Jodi’s books always have controversal topics but that’s why I love them. They always make me see the other side to a story even when I don’t want to. I mean, it doesn’t mean it will change my opinion but I guess it’s always good to see both sides. And they always make me think and learn new things.

Oh I almost forgot, there’s an author’s note at the end of the book that is definitely worth reading and just made me love the book and Jodi even more. I’m not going to give anything away but I was glad I read it because I don’t usually.

If you haven’t read any of Jodi’s books then I cannot recommend them enough. There’s a reason she’s one of my favourite authors. Right up there with J.K. Rowling.

*Thank you Allen and Unwin New Zealand for sending me a copy to review*

– Aimee.

New-To-Me Authors I Read For The First Time In 2016.


I thought I’d catch up on last week’s Top Ten Tuesday, even if I’m not calling it a Top Ten Tuesday. I’m going to be listing all the author’s I’ve read for the first time in 2016 with the book and my rating starting in January til now.

1. Brigid Kemmerer – Thicker Than Water – ★★★★/5

2. Sarah Crossan – One – ★★★★/5

3. Emma Shevah – Dara Palmer’s Major Drama – ★★★/5

4. Maria Dahvana Headley – Magonia – ★★★/5

5. Alex Marwood – The Darkest Secret – ★★★★/5

6. Katie Alender – Dead Girls of Hysteria Hall – ★★★/5

7. Aaron Hartzler – What We Saw – ★★★★★/5

8. Jennifer A. Nielsen – A Night Divided – ★★★★★/5

9. Maria Lewis – Who’s Afraid – ★★★★/5

10. Alison Goodman – Lady Helen and the Dark Days Club – ★★★★/5

11. Justine Larbalestier – My Sister Rosa – ★★★★★/5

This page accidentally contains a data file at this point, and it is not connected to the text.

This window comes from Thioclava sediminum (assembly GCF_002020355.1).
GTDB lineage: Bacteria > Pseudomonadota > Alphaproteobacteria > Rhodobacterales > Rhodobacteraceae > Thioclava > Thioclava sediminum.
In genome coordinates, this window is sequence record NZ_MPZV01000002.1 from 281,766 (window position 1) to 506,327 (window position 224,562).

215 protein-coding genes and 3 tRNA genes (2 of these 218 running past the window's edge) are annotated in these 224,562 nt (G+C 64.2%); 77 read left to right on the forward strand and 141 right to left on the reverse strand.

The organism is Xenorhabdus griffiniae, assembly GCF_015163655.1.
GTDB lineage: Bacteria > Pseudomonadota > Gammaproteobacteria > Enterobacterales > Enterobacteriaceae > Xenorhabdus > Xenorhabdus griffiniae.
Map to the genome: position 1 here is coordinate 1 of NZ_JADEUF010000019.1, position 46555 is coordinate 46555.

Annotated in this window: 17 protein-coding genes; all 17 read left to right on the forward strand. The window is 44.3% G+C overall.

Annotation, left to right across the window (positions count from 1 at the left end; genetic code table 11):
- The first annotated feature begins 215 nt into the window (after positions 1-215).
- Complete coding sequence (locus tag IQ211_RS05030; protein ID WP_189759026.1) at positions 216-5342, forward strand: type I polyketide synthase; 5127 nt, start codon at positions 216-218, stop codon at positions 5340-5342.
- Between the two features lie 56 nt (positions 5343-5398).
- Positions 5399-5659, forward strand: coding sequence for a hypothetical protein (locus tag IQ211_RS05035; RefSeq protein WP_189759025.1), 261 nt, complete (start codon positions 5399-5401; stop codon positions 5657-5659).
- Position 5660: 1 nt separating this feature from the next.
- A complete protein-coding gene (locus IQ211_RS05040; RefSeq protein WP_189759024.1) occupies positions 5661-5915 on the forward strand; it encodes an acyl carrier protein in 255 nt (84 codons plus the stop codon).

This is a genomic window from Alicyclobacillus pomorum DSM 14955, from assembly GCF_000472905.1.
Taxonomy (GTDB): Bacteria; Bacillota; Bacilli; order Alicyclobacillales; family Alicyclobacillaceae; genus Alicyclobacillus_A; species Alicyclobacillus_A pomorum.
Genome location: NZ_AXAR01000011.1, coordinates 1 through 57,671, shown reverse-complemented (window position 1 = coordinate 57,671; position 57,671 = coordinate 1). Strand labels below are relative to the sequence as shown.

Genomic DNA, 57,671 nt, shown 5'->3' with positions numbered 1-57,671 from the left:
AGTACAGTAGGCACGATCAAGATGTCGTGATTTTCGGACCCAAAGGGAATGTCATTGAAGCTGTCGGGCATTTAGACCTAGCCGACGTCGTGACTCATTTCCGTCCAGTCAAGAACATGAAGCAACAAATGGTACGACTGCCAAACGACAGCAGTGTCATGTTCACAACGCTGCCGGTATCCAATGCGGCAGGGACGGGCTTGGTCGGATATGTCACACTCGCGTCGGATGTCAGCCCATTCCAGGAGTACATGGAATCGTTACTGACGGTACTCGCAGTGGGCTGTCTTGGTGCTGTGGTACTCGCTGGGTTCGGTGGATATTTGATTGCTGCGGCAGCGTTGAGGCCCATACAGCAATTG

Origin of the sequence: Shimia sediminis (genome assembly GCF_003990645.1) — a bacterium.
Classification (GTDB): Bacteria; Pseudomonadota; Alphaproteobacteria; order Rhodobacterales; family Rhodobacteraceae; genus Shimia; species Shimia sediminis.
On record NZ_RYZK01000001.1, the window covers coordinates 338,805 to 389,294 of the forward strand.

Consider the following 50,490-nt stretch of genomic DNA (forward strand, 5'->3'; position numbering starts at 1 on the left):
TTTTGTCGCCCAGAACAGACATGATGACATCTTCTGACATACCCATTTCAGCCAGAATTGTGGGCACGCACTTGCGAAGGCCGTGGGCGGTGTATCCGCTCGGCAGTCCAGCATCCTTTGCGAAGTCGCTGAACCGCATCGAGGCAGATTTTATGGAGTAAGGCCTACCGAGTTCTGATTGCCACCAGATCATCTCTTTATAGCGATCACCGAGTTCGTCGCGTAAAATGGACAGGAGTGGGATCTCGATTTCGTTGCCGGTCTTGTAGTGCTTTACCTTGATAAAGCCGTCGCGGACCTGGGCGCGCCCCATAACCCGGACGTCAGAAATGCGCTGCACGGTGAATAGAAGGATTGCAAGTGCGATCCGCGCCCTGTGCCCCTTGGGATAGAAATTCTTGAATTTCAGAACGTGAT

12. Ryan Graudin  – Wolf by Wolf – ★★★★/5

13. Jill Mansel – You and Me, Always – ★★★★/5

14. Sona Charaipotra & Dhonielle Clayton – Tiny Pretty Things – ★★★★/5

15. Veronica Bennett – 101 Pieces of Me – ★★★/5

16. Jennifer Donnelly – Deep Blue – ★★★★/5

17. Amy Laura Schlitz – The Hired Girl – ★★★/5

18. Anne Cassidy – Moth Girls – ★★★★/5

19. Helena Coggan – The Catalyst – ★★★★/5

20. Harriet Evans – The Butterfly Summer – ★★★/5

21. Eric Lindstrom – Not if I See You First – ★★★★/5

22. Alwyn Hamilton – Rebel of the Sands – ★★★★★/5

23. Erica James – Song of the Skylark – ★★★★/5

24. Lee Battersby – Magrit – ★★★/5

25. Janet Ellis – The Butcher’s Hook – ★★★/5

26. Alexandra Bracken – Passenger – ★★★/5

27. L.S. Hilton – Maestra – ★★★/5

28. Nicci Cloke – Follow Me Back – ★★★★/5

29. Hideo Yokoyama – Six Four – ★★★★/5

30. David Metzenthen – Dreaming the Enemy – ★★★/5

31. Mary Weber – Storm Siren – ★★★★★/5

32. E.S. Thomson – Beloved Poison – ★★★★/5

33. Blythe Woolston – MARTians – ★★/5

34. Lindsay Eager – Hour of the Bees – ★★★★/5

35. Sarah Ayoub – The Yearbook Committee – ★★★★/5

36. Martyn Bedford – Twenty Questions for Gloria – ★★★/5

37. Nicky Pellegrino – Under Italian Skies – ★★★/5

38. Amy Zhang – This is Where the World Ends – ★★★/5

39. Monica Wood – The One-in-a-Million Boy – ★★★★/5

40. Stella Gemmell – The City – ★★★★/5

41. Lisa Williamson – The Art of Being Normal – ★★★★★/5

42. Brian Selznick – The Marvels – ★★★★/5

43. Marie Rutkoski – The Winner’s Curse – ★★★★/5

44. Ally Carter – All Fall Down – ★★★★/5